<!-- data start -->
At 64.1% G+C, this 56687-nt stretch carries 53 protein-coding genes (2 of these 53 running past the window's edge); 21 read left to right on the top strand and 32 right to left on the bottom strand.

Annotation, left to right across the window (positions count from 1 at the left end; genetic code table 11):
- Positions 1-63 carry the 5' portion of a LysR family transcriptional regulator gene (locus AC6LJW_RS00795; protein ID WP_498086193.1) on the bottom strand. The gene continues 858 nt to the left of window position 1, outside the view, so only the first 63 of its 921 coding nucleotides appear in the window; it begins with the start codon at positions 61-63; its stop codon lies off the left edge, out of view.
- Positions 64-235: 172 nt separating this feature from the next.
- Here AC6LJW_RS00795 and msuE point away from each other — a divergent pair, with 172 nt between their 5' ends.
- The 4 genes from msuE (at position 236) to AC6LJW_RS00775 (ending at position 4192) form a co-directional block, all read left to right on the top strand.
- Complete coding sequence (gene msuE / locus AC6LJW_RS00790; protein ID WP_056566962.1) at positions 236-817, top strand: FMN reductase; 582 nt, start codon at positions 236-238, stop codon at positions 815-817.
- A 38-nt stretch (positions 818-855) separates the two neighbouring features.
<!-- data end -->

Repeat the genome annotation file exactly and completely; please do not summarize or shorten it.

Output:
At 64.1% G+C, this 56687-nt stretch carries 53 protein-coding genes (2 of these 53 running past the window's edge); 21 read left to right on the top strand and 32 right to left on the bottom strand.

Annotation, left to right across the window (positions count from 1 at the left end; genetic code table 11):
- Positions 1-63 carry the 5' portion of a LysR family transcriptional regulator gene (locus AC6LJW_RS00795; protein ID WP_498086193.1) on the bottom strand. The gene continues 858 nt to the left of window position 1, outside the view, so only the first 63 of its 921 coding nucleotides appear in the window; it begins with the start codon at positions 61-63; its stop codon lies off the left edge, out of view.
- Positions 64-235: 172 nt separating this feature from the next.
- Here AC6LJW_RS00795 and msuE point away from each other — a divergent pair, with 172 nt between their 5' ends.
- The 4 genes from msuE (at position 236) to AC6LJW_RS00775 (ending at position 4192) form a co-directional block, all read left to right on the top strand.
- Complete coding sequence (gene msuE / locus AC6LJW_RS00790; protein ID WP_056566962.1) at positions 236-817, top strand: FMN reductase; 582 nt, start codon at positions 236-238, stop codon at positions 815-817.
- A 38-nt stretch (positions 818-855) separates the two neighbouring features.